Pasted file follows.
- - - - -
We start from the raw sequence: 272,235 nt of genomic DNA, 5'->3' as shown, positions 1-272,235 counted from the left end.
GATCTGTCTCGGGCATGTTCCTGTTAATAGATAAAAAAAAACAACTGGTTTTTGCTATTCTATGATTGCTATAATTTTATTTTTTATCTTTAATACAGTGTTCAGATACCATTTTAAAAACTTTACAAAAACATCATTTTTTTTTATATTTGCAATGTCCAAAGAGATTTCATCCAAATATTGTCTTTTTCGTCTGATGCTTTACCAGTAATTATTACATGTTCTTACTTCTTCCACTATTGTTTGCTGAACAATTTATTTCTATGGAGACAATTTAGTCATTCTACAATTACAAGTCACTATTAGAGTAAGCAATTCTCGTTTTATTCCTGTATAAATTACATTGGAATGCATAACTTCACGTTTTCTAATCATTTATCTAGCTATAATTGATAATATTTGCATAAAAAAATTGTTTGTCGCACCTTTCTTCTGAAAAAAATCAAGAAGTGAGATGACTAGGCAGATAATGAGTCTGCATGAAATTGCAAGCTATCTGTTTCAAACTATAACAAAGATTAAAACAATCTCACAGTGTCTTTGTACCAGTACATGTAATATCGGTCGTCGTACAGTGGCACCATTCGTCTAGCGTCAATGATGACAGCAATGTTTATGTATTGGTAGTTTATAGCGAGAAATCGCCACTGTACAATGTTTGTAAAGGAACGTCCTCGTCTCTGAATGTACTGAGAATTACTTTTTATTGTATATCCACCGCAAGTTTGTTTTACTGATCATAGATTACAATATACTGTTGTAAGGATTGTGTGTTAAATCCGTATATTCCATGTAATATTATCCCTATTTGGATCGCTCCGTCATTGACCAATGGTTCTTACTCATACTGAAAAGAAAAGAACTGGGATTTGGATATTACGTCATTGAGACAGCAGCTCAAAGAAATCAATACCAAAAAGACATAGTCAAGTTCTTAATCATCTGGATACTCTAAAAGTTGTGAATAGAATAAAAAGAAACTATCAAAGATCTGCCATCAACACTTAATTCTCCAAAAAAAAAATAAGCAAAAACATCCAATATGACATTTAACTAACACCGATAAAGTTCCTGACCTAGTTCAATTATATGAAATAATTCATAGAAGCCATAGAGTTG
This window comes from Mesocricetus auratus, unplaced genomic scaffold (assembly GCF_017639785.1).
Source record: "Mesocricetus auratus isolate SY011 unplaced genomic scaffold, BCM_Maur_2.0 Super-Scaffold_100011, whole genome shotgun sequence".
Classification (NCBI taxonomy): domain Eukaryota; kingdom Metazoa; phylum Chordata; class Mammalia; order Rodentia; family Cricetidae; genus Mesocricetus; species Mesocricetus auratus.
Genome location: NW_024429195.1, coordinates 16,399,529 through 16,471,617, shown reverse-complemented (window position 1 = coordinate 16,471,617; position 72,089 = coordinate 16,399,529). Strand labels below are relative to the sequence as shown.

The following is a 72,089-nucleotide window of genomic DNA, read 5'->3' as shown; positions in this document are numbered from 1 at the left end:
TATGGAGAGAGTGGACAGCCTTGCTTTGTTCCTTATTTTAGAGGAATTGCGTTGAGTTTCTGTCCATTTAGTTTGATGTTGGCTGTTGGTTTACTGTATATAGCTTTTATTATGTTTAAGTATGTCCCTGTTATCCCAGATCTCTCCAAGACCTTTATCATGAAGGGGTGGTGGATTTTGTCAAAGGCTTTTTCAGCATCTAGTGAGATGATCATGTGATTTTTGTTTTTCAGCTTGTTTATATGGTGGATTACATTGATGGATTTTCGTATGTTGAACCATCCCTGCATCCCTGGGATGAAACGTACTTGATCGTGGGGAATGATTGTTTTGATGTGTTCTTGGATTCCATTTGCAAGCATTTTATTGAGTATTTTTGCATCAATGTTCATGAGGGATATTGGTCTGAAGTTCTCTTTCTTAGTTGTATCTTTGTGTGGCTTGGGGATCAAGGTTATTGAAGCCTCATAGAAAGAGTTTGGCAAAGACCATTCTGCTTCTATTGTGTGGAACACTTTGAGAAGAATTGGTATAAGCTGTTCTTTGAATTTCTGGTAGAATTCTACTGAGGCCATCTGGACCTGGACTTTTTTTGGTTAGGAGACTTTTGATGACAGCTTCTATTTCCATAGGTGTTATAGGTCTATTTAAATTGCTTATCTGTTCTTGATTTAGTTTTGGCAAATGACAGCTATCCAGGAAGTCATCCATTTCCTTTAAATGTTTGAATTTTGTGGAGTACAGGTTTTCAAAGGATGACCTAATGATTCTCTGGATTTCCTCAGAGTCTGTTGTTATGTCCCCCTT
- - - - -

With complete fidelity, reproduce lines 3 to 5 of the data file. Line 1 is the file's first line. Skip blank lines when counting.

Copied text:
This window comes from Mesocricetus auratus, unplaced genomic scaffold (assembly GCF_017639785.1).
Source record: "Mesocricetus auratus isolate SY011 unplaced genomic scaffold, BCM_Maur_2.0 Super-Scaffold_100011, whole genome shotgun sequence".
Classification (NCBI taxonomy): domain Eukaryota; kingdom Metazoa; phylum Chordata; class Mammalia; order Rodentia; family Cricetidae; genus Mesocricetus; species Mesocricetus auratus.